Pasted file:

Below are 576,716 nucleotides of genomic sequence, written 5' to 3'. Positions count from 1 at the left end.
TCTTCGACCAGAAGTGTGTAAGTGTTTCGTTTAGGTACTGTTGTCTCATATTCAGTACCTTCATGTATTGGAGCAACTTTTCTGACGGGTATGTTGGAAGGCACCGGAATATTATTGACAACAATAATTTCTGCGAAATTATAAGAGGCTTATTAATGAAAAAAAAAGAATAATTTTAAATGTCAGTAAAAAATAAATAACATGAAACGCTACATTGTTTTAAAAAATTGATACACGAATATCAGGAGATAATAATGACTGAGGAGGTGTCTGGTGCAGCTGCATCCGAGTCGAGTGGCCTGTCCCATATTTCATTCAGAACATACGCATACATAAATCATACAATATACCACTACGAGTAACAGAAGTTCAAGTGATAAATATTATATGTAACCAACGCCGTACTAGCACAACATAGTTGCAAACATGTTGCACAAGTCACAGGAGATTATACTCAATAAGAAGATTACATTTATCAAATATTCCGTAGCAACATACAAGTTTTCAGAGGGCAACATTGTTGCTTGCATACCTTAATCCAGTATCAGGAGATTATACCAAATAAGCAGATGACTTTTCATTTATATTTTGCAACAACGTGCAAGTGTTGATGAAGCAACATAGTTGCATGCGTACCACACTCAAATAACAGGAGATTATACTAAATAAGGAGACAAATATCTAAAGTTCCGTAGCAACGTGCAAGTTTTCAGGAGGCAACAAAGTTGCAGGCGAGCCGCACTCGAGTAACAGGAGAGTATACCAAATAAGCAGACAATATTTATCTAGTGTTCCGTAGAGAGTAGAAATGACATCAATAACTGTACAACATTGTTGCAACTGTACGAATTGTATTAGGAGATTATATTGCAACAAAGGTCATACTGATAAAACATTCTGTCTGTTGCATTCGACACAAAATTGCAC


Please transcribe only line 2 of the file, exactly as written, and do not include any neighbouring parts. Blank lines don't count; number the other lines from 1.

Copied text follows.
TCTTCGACCAGAAGTGTGTAAGTGTTTCGTTTAGGTACTGTTGTCTCATATTCAGTACCTTCATGTATTGGAGCAACTTTTCTGACGGGTATGTTGGAAGGCACCGGAATATTATTGACAACAATAATTTCTGCGAAATTATAAGAGGCTTATTAATGAAAAAAAAAGAATAATTTTAAATGTCAGTAAAAAATAAATAACATGAAACGCTACATTGTTTTAAAAAATTGATACACGAATATCAGGAGATAATAATGACTGAGGAGGTGTCTGGTGCAGCTGCATCCGAGTCGAGTGGCCTGTCCCATATTTCATTCAGAACATACGCATACATAAATCATACAATATACCACTACGAGTAACAGAAGTTCAAGTGATAAATATTATATGTAACCAACGCCGTACTAGCACAACATAGTTGCAAACATGTTGCACAAGTCACAGGAGATTATACTCAATAAGAAGATTACATTTATCAAATATTCCGTAGCAACATACAAGTTTTCAGAGGGCAACATTGTTGCTTGCATACCTTAATCCAGTATCAGGAGATTATACCAAATAAGCAGATGACTTTTCATTTATATTTTGCAACAACGTGCAAGTGTTGATGAAGCAACATAGTTGCATGCGTACCACACTCAAATAACAGGAGATTATACTAAATAAGGAGACAAATATCTAAAGTTCCGTAGCAACGTGCAAGTTTTCAGGAGGCAACAAAGTTGCAGGCGAGCCGCACTCGAGTAACAGGAGAGTATACCAAATAAGCAGACAATATTTATCTAGTGTTCCGTAGAGAGTAGAAATGACATCAATAACTGTACAACATTGTTGCAACTGTACGAATTGTATTAGGAGATTATATTGCAACAAAGGTCATACTGATAAAACATTCTGTCTGTTGCATTCGACACAAAATTGCAC